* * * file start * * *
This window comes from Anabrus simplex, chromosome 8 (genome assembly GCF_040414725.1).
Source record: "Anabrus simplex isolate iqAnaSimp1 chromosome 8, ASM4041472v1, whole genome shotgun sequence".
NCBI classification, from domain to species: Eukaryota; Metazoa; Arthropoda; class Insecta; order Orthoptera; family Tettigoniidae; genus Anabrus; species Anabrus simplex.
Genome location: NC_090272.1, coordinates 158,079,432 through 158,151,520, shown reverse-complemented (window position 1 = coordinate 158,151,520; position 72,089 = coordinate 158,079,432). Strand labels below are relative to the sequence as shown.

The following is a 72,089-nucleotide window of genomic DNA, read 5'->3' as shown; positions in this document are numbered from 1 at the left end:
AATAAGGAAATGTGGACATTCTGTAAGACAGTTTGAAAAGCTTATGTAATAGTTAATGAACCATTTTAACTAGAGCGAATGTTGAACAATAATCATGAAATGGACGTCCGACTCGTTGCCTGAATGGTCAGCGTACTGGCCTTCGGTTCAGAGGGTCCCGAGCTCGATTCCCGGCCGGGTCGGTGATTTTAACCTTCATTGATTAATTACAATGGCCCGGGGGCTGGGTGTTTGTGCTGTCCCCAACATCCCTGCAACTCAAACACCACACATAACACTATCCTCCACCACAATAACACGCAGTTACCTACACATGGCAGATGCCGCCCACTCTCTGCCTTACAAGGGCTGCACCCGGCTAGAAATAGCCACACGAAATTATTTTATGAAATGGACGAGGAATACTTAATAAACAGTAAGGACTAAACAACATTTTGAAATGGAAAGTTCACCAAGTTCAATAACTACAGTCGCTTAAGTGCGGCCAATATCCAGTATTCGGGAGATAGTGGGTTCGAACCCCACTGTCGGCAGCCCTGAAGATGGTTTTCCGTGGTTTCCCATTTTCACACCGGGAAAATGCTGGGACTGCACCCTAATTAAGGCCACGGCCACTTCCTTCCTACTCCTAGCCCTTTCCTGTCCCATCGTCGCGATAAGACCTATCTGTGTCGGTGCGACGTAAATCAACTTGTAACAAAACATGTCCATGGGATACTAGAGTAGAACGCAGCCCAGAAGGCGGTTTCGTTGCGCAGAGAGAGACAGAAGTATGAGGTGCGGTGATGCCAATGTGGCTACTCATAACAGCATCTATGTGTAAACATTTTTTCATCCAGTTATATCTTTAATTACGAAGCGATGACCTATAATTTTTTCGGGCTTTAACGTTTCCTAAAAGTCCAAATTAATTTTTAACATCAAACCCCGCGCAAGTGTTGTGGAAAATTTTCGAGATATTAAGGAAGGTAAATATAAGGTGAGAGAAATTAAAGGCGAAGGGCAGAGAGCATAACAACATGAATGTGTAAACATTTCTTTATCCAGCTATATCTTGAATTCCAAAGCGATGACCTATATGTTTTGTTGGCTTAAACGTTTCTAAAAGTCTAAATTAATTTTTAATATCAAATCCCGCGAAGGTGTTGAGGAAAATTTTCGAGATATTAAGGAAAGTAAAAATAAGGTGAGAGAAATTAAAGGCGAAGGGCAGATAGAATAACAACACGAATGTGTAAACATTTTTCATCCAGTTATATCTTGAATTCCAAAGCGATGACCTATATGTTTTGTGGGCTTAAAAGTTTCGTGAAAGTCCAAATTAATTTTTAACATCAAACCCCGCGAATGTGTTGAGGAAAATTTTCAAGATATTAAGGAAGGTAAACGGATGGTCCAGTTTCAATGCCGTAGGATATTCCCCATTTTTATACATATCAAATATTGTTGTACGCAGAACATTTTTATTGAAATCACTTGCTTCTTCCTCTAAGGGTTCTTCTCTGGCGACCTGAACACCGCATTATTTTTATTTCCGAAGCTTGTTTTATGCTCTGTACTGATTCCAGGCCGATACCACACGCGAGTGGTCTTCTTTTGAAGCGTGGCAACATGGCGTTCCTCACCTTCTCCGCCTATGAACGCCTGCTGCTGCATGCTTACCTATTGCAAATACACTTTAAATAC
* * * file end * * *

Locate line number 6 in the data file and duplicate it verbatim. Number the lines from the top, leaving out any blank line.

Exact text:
AATAAGGAAATGTGGACATTCTGTAAGACAGTTTGAAAAGCTTATGTAATAGTTAATGAACCATTTTAACTAGAGCGAATGTTGAACAATAATCATGAAATGGACGTCCGACTCGTTGCCTGAATGGTCAGCGTACTGGCCTTCGGTTCAGAGGGTCCCGAGCTCGATTCCCGGCCGGGTCGGTGATTTTAACCTTCATTGATTAATTACAATGGCCCGGGGGCTGGGTGTTTGTGCTGTCCCCAACATCCCTGCAACTCAAACACCACACATAACACTATCCTCCACCACAATAACACGCAGTTACCTACACATGGCAGATGCCGCCCACTCTCTGCCTTACAAGGGCTGCACCCGGCTAGAAATAGCCACACGAAATTATTTTATGAAATGGACGAGGAATACTTAATAAACAGTAAGGACTAAACAACATTTTGAAATGGAAAGTTCACCAAGTTCAATAACTACAGTCGCTTAAGTGCGGCCAATATCCAGTATTCGGGAGATAGTGGGTTCGAACCCCACTGTCGGCAGCCCTGAAGATGGTTTTCCGTGGTTTCCCATTTTCACACCGGGAAAATGCTGGGACTGCACCCTAATTAAGGCCACGGCCACTTCCTTCCTACTCCTAGCCCTTTCCTGTCCCATCGTCGCGATAAGACCTATCTGTGTCGGTGCGACGTAAATCAACTTGTAACAAAACATGTCCATGGGATACTAGAGTAGAACGCAGCCCAGAAGGCGGTTTCGTTGCGCAGAGAGAGACAGAAGTATGAGGTGCGGTGATGCCAATGTGGCTACTCATAACAGCATCTATGTGTAAACATTTTTTCATCCAGTTATATCTTTAATTACGAAGCGATGACCTATAATTTTTTCGGGCTTTAACGTTTCCTAAAAGTCCAAATTAATTTTTAACATCAAACCCCGCGCAAGTGTTGTGGAAAATTTTCGAGATATTAAGGAAGGTAAATATAAGGTGAGAGAAATTAAAGGCGAAGGGCAGAGAGCATAACAACATGAATGTGTAAACATTTCTTTATCCAGCTATATCTTGAATTCCAAAGCGATGACCTATATGTTTTGTTGGCTTAAACGTTTCTAAAAGTCTAAATTAATTTTTAATATCAAATCCCGCGAAGGTGTTGAGGAAAATTTTCGAGATATTAAGGAAAGTAAAAATAAGGTGAGAGAAATTAAAGGCGAAGGGCAGATAGAATAACAACACGAATGTGTAAACATTTTTCATCCAGTTATATCTTGAATTCCAAAGCGATGACCTATATGTTTTGTGGGCTTAAAAGTTTCGTGAAAGTCCAAATTAATTTTTAACATCAAACCCCGCGAATGTGTTGAGGAAAATTTTCAAGATATTAAGGAAGGTAAACGGATGGTCCAGTTTCAATGCCGTAGGATATTCCCCATTTTTATACATATCAAATATTGTTGTACGCAGAACATTTTTATTGAAATCACTTGCTTCTTCCTCTAAGGGTTCTTCTCTGGCGACCTGAACACCGCATTATTTTTATTTCCGAAGCTTGTTTTATGCTCTGTACTGATTCCAGGCCGATACCACACGCGAGTGGTCTTCTTTTGAAGCGTGGCAACATGGCGTTCCTCACCTTCTCCGCCTATGAACGCCTGCTGCTGCATGCTTACCTATTGCAAATACACTTTAAATAC